While Far Cry 4 doesn't feel like a major upgrade over its predecessor – except on the graphical front – the series still manages to retain its crown as the finest open world first-person shooter. The introduction of player choice to the narrative is great, but the lack of an interesting story makes this addition feel like a step forward followed by a step back. It's fortunate, then, that the game's negatives are eclipsed by its sublime sandbox gameplay.
While the controls take a little getting used to, the crazy art style and musical levels more than compensate, and are worth the price of admission alone. If you also take into account the discounted price point, massive amount of variety, and local multiplayer, then it's impossible not to recommend this dream package to anyone with even a passing interest in the side-scrolling genre.
In a genre that's traditionally concerned more with open combat, Invisible, Inc.'s stealth focus is a revelation. Chock full of smart game design, you're gifted plenty of options in how you approach your mission, and despite having so many tools at your disposal, it remains satisfyingly challenging, without ever crossing over into being unfair. While the roguelike progression could potentially be a downside for some, the high level of customisation around the difficulty settings will swiftly rob you of this complaint. Simply put, if you have even a passing interest in turn-based strategy games, you shouldn't let this exceptional title sneak under your radar.
Blizzard has never been a genre trailblazer when it comes to the games that it develops, but when it does arrive fashionably late on the scene, you can be fairly certain that it's going to deliver something special. With Overwatch, the studio has delivered once again, splicing the heroes of a MOBA straight into a team-based shooter, and while the asking price may feel a little steep at first, it's the selection of characters – that are easy to learn, but difficult to master – as well as its positive recognition system that'll undoubtedly win you over.
Games based on movies have a pretty poor reputation on the quality front, however Ratchet & Clank emanates class in so many aspects that even referring to it as a movie tie-in sells it short. If you've never had the pleasure of enjoying this series' brand of third-person blasting before, then this is the perfect chance to see just why the property has remained popular for over a decade. Meanwhile, if you're already a fan, then this remake is a truly worthy entry in the franchise, and while it doesn't do anything particularly new of note, it's a greatest hits compilation so compelling that you won't want to skip it.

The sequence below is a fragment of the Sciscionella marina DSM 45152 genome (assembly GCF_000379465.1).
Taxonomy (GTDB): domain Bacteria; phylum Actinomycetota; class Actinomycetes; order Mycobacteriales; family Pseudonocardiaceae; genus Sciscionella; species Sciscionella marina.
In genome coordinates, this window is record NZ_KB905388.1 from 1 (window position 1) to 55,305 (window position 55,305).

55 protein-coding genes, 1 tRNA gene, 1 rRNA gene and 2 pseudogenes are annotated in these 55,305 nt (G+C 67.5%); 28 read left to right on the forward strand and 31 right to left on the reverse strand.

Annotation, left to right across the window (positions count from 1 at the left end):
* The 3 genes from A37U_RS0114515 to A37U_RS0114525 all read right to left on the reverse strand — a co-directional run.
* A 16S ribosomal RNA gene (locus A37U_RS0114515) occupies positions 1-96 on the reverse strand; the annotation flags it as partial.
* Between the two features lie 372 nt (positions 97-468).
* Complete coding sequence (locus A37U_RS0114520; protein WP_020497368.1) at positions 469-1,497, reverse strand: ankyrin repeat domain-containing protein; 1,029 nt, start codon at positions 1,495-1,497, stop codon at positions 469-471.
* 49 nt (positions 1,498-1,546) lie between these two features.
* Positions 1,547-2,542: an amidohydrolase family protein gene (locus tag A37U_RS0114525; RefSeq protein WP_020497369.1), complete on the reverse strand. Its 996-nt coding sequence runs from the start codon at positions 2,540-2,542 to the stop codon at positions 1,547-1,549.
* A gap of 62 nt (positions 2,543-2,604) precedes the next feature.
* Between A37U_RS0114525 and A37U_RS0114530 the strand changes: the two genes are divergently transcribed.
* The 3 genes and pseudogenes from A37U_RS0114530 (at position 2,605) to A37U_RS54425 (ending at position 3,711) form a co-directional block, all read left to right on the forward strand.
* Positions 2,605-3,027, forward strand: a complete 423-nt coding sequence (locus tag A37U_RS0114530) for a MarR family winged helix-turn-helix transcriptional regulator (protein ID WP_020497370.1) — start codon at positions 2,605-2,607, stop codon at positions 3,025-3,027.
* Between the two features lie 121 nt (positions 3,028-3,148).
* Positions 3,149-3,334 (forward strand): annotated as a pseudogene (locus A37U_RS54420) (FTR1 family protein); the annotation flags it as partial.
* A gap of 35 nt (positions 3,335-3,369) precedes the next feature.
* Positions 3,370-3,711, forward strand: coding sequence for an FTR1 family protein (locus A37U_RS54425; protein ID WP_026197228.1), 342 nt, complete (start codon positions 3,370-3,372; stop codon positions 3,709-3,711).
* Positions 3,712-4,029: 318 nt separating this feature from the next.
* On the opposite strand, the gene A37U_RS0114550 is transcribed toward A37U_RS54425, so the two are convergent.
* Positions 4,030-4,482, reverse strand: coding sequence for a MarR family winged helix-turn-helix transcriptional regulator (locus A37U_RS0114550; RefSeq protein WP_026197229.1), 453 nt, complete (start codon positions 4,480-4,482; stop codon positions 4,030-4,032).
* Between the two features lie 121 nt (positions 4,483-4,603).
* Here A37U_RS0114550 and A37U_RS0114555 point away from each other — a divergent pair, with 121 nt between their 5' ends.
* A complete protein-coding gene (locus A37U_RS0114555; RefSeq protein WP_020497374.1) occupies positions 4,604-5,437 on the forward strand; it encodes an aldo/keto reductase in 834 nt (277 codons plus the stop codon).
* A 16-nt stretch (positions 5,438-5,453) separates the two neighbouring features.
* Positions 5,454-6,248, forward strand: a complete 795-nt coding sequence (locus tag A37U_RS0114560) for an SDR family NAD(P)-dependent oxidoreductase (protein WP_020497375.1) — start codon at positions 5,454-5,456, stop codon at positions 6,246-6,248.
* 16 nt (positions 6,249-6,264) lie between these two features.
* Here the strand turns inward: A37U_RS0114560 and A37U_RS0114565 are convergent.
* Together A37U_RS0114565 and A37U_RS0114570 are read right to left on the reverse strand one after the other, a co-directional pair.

Whether you're looking to revisit a title from the heyday of the point-and-click adventure or coming to Full Throttle for the first time to see just why gamers of a certain age keep banging on about it, Full Throttle Remastered is the LucasArts adventure that feels most comfortable in the present day. With a focus on characters and story over complex puzzles, it feels like a premonition of the direction adventure games were to take over the next two decades, and it's a pleasure to see it get a new coat of paint and take to the road for one last ride.
Polybius is an excellent trance shooter which deftly delivers just enough sensory overload to thrill but not frustrate. While the lack of clarity about just what's happening on screen makes for a small but intended bump in the road, it's the strong core gameplay – which steadily introduces interesting twists to its formula the longer you play – stellar soundtrack, and excellent PlayStation VR support that'll blow your mind in all the right ways.
Wolfenstein II: The New Colossus is a quintessential single player shooter, and contains one of the best campaigns in recent memory. Rammed full of memorable moments and brilliant characters, it takes you on a horrifying yet fascinating ride through a Nazi dominated world that – as a result of real world events – feels a touch less like fantasy this time around. While the story is undoubtedly the star of the show, the viscera drenched combat, satisfying weapons, and rewarding perk system more than hold up their side of the bargain. The single player game is dead, long live the single player game.
Nom Nom Galaxy has an odd premise that's been blended into a surprisingly interesting sandbox experience. While some of the gameplay ingredients don't necessarily work that well together – with the combat in particular leaving a bitter aftertaste – you'll at least be able to cleanse your palate with another draft of its fun base building and resource management, and that'll keep you coming back for more servings.
There's no school like old-school, and Ziggurat serves as a reminder that there's still fun to be had in 2015 with what's essentially an 'arena' shooter. Whether the shooting is good enough to stand on its own without the rest of the package is up for debate, however the smartly implemented Roguelite trappings, as well as the well pitched difficulty, help to cast a spell that'll have you heading back into Ziggurat time and time again.